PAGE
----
• Eirenicole

Sitting Shiva at the Tomb

Sitting Shiva at the Tomb 150 150 Nicole
English: Christ washing the feet of the Apostl...

English: Christ washing the feet of the Apostles. Icon of Pskov school. Русский: Омовение ног (Photo credit: Wikipedia)


The corporate world, medical sciences, even the health care industry, have research that suggest those engaged in mindfulness (e.g., meditation, yoga, spiritual practices) have significantly better physical and mental health, are more productive and vastly more creative. Still more, those who are intentional about taking time for quiet and stillness have an overall sense of well-being. It is curious to me that it seems the church is one of the more frenetic, activity-driven, stressful places. The focus on finding the right worship style or most “effective” programs or maintain the edgiest aphorism (missional, anyone?) robs our attention from what—Who—we claim to follow. Should not the church be the place that reflects to the world the revitalizing wellness that union with Christ brings? Undoubtedly there is no single method to live in such a way—so I am not certain why spiritual leaders attempt to impose (or seek) one. What I do know is that to live and grow in Christ-likeness is organic, communal—and, as such, complex, creative, alive. This week is a fitting time to discern what this means for me and for those in my community.


Each year during Holy Week we try to be mindful of what is going on each day according to the tradition of the Church. When Saturday arrived one of the first years we were especially attentive, one of my children asked, “where is Jesus today?” I responded, “well, he’s in hell, actually.” It seemed almost wrong to say, but, if what we believed happened as we understand it to have—“he descended into hell and on the third day. . .” then we must come to grips with this fact. Jesus, in this most profound mystery chose to be separated from who he is: a person of the Trinity. Jesus chose to separate himself from all that is good and righteous, all that is creative, created, all that is love. Jesus chose to do this so that we would not have to.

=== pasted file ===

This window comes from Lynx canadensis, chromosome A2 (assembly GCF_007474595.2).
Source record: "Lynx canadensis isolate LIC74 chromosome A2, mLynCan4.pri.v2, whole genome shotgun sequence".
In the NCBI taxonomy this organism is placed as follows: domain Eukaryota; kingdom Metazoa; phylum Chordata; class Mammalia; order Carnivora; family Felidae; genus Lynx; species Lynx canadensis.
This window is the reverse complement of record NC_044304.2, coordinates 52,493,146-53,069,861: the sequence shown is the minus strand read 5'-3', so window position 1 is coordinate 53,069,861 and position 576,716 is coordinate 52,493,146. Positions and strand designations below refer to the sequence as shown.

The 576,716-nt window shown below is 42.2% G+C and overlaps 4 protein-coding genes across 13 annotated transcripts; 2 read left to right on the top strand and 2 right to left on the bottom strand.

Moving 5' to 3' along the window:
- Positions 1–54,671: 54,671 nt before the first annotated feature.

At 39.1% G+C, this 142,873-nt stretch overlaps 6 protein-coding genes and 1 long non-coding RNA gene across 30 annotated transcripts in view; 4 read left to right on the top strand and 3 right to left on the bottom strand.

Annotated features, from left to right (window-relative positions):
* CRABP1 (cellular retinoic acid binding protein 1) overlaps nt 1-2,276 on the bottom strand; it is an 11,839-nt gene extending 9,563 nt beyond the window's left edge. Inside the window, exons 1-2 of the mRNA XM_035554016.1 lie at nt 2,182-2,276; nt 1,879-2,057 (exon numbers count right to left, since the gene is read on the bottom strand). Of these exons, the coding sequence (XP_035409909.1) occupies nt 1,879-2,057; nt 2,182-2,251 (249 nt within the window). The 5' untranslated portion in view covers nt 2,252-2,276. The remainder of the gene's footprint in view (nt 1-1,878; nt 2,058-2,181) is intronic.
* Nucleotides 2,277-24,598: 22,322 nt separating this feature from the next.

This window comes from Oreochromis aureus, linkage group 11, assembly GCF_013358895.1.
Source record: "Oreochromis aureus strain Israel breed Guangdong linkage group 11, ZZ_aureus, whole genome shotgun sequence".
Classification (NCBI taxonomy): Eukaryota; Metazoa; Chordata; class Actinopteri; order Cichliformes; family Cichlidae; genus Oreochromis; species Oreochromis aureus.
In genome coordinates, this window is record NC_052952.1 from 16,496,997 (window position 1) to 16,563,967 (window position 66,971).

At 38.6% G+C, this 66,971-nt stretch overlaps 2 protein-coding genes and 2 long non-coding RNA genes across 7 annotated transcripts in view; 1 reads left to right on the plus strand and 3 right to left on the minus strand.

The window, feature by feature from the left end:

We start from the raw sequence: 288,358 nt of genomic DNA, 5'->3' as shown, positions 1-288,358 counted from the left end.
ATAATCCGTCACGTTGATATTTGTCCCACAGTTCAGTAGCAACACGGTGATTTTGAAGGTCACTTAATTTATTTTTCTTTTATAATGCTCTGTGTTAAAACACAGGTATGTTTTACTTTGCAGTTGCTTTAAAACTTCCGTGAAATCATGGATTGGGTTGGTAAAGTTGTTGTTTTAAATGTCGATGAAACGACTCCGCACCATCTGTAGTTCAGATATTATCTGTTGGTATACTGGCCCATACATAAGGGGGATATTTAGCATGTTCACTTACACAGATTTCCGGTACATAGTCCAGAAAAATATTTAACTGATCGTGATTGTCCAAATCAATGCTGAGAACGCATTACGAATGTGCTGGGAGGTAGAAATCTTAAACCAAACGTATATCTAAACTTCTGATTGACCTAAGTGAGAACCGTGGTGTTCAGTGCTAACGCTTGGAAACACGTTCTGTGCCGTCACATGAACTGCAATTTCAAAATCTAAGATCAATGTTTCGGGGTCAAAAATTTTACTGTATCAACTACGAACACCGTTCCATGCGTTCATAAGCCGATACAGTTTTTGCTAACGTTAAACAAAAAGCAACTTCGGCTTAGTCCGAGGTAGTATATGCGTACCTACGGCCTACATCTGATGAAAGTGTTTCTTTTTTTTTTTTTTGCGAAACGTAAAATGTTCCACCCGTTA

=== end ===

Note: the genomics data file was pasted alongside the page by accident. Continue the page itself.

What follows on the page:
This year, for a myriad of reasons, we are unable to participate in some services distinctive to the sacred rhythms recognized during the week (Maundy Thursday, Good Friday). So, we are doing something new. On Saturday, when there are Easter egg hunts and preparations for the big meal the following day, we are going to sit Shiva for Jesus. To sit Shiva in the Jewish faith tradition is the time, following the death of a family member, others who are close to the family come to sit with the grieving person. Just to sit. Not offer condolences (what does one say, really?), not quote scripture, not try to bring cheer. Just sit and hold that person in regard, be present, be together in the grief. Gathering as a community is at the core of sitting Siva. So, on Saturday, we will sit together to reflect on this Person we love, perhaps share in some Celtic prayers that everyone is part of reading, meditate on the Stations of the Cross of Latin America, by Adolfo Pérez Esquivel of Argentina—because he loved us first and by death inaugurated even the possibility that we would Love and dwell therein.


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  • Michele McGovern March 28, 2013 at 5:12 am

    I absolutely love this.

  • Can’t wait! We doing this at 5pm?

    • I can’t wait, either! We need to talk 😮 I’ve been saying noon for this, but let’s discuss! I’ve been praying over this–really sense God is doing something significant here…. I’m so thankful for the resources we have (as mentioned above) and the beautiful souls among us who are excited to participate with us!

      • There is a Saturday group that plays basketball at 11am over at 1st Pres. I know – so late! Wish they did it earlier. Anyhow, I’ve been wanting to play with them but they cancelled for a couple weeks and then last week I had that lunch with Erik already scheduled. If we do the thing at Noon – that’s fine, I just won’t play again. But if it’s 6 and a half doubled or a bakers dozen the other, I’d prefer a later slot to allow me to still play – even if I was only able to play for an hour. Just let me know – thanks.

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About the author


Nicole Oliver Snyder’s expertise lies in the areas of leadership, gender issues, and mindfulness practice as it affects both. Leadership, particularly in an urban setting, requires community-relations skills, and an ability to clearly convey justice issues as they relate to felt, spiritual ones. Dr. Snyder is author of Leading Together: Mindfulness and the Gender Neutral Zone, and specializes in teaching mindfulness leadership development, formative spirituality, counseling, and Old Testament theology (emphasis on justice issues). She has a diverse background in international community-relations work combined with volunteer work in multi-ethnic communities, and with local institutions. She is an ordained Clergy; holds a BS in Human Development and Family Studies, w/Education Certificate, an MA-Counseling, MDiv Equiv., holds a Doctor of Ministry and Advanced Certification in Formative Spiritual Direction, and is a Licensed Professional Counselor (CO, MI).

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